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Seven teams have promised they won’t touch coaching pay if lockout goes into season

Super Bowl XLV

ARLINGTON, TX - FEBRUARY 06: Super Bowl MVP Aaron Rodgers #12 of the Green Bay Packers hugs defensive coordinator Dom Capers after winning Super Bowl XLV 31-25 against the Pittsburgh Steelers at Cowboys Stadium on February 6, 2011 in Arlington, Texas. (Photo by Kevin C. Cox/Getty Images)

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Many NFL coaching staffs have already taken pay cuts during the lockout, accepting punishment for the follies of their bosses.

Things will only get worse as the lockout drags on, especially if the work stoppage affects the regular season. Greg A. Bedard of the Boston Globe reports that only seven teams have promised not to cut coaching staff pay if the lockout extends into the season: Seattle, Philadelphia, Pittsburgh, Oakland, New York (Giants), Indianapolis, and Dallas.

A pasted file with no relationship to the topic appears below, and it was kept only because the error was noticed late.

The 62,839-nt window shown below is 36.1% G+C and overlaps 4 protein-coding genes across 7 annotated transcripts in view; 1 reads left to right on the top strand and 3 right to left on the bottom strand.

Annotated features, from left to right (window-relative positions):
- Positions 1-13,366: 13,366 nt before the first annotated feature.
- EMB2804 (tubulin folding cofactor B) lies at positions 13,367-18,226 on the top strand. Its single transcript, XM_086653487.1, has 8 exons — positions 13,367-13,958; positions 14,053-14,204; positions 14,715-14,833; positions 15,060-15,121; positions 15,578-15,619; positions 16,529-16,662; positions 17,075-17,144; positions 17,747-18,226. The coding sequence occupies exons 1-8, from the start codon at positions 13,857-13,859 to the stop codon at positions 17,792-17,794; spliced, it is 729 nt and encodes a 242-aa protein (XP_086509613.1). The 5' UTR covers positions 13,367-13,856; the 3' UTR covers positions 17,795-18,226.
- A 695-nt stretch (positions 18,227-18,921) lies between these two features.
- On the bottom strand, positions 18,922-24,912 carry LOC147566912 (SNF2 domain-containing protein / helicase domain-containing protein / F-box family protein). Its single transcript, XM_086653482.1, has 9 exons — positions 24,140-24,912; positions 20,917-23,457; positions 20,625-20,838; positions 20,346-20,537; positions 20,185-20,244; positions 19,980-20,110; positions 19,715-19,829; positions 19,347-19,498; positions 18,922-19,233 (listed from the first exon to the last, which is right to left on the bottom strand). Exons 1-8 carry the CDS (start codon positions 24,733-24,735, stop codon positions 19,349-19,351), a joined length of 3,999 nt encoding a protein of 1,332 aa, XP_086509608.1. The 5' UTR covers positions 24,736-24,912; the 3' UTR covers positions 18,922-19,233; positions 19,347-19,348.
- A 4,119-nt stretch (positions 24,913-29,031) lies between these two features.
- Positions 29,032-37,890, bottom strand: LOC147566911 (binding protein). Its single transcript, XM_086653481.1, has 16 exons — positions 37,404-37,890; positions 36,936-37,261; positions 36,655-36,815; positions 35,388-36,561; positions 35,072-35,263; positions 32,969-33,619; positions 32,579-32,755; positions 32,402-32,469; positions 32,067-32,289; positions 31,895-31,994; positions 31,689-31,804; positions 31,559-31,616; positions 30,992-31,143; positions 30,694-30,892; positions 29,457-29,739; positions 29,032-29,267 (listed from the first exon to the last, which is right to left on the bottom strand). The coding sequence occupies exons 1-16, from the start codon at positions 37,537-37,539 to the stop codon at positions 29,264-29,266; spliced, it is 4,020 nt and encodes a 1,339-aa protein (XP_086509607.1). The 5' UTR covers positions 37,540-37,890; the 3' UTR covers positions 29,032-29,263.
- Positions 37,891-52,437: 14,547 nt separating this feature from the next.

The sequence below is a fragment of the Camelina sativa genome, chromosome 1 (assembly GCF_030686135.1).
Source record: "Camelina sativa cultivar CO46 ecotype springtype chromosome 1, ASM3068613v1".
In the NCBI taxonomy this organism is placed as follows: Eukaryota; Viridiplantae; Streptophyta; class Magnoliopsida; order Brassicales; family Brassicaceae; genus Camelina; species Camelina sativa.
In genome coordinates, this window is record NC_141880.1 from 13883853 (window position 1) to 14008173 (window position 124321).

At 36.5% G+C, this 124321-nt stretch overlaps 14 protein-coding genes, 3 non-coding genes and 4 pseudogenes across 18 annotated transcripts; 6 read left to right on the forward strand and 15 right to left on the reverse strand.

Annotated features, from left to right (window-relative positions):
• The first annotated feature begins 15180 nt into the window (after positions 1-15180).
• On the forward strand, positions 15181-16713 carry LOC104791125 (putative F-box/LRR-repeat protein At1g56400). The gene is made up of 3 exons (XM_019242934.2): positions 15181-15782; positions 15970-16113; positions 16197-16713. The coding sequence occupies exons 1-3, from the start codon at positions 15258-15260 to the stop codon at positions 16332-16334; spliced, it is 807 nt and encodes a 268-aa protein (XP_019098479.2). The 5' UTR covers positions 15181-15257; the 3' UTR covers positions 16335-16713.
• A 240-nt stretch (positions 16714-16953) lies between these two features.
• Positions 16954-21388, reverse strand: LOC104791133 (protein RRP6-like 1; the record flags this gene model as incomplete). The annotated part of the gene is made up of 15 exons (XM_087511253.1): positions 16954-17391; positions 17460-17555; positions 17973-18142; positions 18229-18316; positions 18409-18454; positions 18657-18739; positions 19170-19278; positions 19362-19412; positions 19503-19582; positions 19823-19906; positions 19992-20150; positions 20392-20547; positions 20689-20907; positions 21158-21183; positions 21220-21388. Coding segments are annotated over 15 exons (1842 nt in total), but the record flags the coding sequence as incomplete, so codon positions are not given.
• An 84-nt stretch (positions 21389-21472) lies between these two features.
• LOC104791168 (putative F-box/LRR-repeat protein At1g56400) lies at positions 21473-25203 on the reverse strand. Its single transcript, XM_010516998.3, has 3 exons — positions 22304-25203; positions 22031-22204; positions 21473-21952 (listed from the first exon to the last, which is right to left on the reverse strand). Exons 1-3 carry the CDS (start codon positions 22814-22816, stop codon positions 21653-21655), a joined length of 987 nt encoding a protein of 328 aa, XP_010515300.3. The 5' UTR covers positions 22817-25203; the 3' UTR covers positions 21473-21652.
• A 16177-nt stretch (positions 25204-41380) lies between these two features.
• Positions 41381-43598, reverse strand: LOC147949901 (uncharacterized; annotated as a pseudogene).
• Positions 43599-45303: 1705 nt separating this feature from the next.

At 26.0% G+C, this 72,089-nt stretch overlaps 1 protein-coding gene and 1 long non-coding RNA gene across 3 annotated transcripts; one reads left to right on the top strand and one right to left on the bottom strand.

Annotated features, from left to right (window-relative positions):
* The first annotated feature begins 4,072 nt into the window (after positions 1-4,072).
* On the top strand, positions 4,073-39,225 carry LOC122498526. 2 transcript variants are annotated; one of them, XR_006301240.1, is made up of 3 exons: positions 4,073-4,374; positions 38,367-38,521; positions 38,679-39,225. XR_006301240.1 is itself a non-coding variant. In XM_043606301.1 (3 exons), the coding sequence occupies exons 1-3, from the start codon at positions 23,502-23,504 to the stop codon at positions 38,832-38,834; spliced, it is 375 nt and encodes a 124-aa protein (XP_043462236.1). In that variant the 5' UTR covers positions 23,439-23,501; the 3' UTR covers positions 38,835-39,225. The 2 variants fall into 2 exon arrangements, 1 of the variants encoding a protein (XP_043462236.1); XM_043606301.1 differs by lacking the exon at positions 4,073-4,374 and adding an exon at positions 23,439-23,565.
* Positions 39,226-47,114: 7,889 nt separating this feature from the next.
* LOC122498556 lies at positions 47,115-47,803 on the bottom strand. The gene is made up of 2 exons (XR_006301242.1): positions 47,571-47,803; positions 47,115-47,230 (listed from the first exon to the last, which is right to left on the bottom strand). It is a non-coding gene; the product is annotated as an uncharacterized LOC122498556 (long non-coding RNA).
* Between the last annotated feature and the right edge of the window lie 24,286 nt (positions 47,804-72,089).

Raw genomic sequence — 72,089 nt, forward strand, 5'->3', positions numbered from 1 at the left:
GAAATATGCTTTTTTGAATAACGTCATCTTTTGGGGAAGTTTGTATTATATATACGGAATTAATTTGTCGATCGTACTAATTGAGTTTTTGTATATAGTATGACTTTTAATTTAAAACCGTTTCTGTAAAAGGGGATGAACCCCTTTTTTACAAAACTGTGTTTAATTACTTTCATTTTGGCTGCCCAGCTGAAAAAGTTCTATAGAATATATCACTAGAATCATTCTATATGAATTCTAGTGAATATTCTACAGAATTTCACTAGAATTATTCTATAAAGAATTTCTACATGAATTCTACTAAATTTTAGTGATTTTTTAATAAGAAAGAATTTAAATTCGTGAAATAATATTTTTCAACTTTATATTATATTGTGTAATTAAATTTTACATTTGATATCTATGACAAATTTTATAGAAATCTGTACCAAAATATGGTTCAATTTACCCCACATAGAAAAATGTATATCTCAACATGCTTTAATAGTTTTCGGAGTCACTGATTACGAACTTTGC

Other teams, like the Patriots, haven’t made any staff pay cuts but they reserve the right to do so in the future if necessary. Supposed “model” franchises like the Packers and Ravens have cut pay, even though they’ll refund the money if no games are missed.

Larry Kennan, director of the NFL Coaches Association, explains the difficult situation assistants are in.

“It’s not sitting well at all because what happens is there will be a staff meeting and management says to the coaches, ‘We are in this fight with the players.’ And coaches are saying, ‘OK, if we’re in this fight, how come we’re taking a pay cut? Are we with you or are we with the players?’” Kennan said. “It’s crazy. Nobody’s losing money at this point. They will lose money if there are no games played, but they’re not losing money yet. Yet they’re docking money from the coaches and other people working the building, and that doesn’t seem right.”

In a labor war with shades of gray every where you look, this is a black and white issue.

The owners already cutting pay are wrong.